When I was trying to find my first apartment, I would take a Saturday morning and tour about 4 or 5. This gave me enough time to check out the area as well as ask any questions without feeling rushed because I had to be back at work (which would've happened if I went during a lunch break).


  • If you plan to see apartments back-to-back, try giving yourself 45 minutes for the tour and leaving a 30 minute+ gap in between your tour scheduling. For example, scheduling a tour at 10am and one at 11:15am, vs a tour at 10am and one at 10:45am. This will give you enough time to make it to your next appointment in case anything goes longer than planned.

  • If you're moving from out of state or somewhere farther a way, call in advance and schedule all of your tours in one weekend so you don't have to go back and forth in between locations.

  • Prices constantly change so make sure you call the apartment the morning you want to tour them to check. I’ve been in a situation where the same apartment that was $1400 on Thursday went up to $1800 by the time I went to visit and tour on Saturday. That’s a huge difference and became a waste of time since it was no longer within my budget.

  • Try to have 3 non-negotiables for your apartment to help narrow down your list. That way when you're calling to book, you can ask the manager and cross off any apartments that don't have your non-negotiables. (My non-negotiables included an in-unit washer and dryer, hardwood floors, stainless steel appliances, open kitchen floor plan/island, and a parking garage.

  • Make sure to keep a spreadsheet or notes in your phone of each apartment and things you liked/didn’t like about them. This will help you later when you're trying to compare and decide between all of the apartments you toured.

  • If you want to be on the safe side, drive around your potential apartment at night to make sure it's a safe neighborhood that you feel comfortable living in. Anything that makes you feel uncomfortable or unsafe should immediately raise red flags and may not be the best place for you to live.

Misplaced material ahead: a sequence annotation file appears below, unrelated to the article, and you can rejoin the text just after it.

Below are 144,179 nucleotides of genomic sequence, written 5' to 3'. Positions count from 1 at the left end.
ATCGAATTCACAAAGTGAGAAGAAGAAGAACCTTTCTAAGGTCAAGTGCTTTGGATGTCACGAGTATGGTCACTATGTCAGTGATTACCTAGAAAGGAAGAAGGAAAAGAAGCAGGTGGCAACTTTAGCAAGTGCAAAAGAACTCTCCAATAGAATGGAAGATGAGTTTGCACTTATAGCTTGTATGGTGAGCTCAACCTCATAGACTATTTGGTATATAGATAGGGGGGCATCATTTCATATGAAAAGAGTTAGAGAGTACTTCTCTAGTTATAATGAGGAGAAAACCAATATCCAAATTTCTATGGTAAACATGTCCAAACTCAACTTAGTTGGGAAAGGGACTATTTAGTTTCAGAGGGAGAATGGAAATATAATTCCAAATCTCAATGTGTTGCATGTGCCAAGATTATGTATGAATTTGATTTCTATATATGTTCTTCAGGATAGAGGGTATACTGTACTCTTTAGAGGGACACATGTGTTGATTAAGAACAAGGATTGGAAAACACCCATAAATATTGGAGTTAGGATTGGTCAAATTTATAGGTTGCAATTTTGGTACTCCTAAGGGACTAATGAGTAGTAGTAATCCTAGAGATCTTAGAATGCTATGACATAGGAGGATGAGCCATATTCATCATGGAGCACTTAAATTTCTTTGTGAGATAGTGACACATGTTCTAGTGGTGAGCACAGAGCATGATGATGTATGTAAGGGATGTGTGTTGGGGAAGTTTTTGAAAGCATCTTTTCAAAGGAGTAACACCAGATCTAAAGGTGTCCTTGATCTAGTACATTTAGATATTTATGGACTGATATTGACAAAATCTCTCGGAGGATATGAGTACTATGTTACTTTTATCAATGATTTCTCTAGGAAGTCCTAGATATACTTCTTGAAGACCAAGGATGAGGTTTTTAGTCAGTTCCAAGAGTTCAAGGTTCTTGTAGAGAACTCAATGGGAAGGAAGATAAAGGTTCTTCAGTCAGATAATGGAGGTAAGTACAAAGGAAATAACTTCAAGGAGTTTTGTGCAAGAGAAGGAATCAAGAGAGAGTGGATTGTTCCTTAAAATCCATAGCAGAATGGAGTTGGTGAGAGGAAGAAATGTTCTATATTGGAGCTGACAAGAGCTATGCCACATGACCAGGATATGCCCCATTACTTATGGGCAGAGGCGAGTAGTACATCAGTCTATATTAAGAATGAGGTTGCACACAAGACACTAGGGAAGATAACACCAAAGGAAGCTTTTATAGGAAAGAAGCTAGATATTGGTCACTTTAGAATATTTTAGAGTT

• What is the lease term?

  • What are the penalties for breaking the lease?

  • Are there income requirements?

  • Does the owner allow a co-signer?

  • Who covers the utilities? What is the average cost per month?

  • Have they received a lot of applications?

  • How much storage/closet space do they have?

  • Break-ins/safety?

  • How did this apartment do during national disasters, for example Hurricane Harvey?

  • How’s parking? Gated or not? Any recent break-ins?

  • How does trash work? And what is the the average bill for trash?

  • Are stoves electric or gas?

  • Are you limited to one internet provider or can you pick your own?

  • How much is a typical water bill and is that automatically added to rent bill?

  • Are you allowed to decorate/paint the apartment without penalty?

  • When will they enter your apartment without notice?

  • How many days do you have to pay rent? What are the late fees?



So you toured 4 apartments and fell in love with one of them! Congrats! Your next step is to lock in the price by applying for it an waiting to get it approved. This is how me and my roommate were able to lock our price down on our apartment 3 months before we actually moved in.

Please keep in mind that some apartments require a monthly income of 3x more than the rent and could require someone to cosign for you.  You can find out all of this information from the apartment manager and they should be helping you walk through this process. (Don't be afraid to ask questions --- better safe than sorry!)

Once you've applied and been approved then you will be ready to read and sign the lease and move into your new home!

So I hope this alleviated *some* stress from this overwhelming process. If you have any more tips and tricks to finding your first apartment, or any additional questions, I'd love to hear about it in the comments! Or you can DM me on my instagram.

Happy apartment hunting!

- The Corporate Queen



2 Corinthians 5:1 ESV

For we know that if the tent that is our earthly home is destroyed, we have a building from God, a house not made with hands, eternal in the heavens.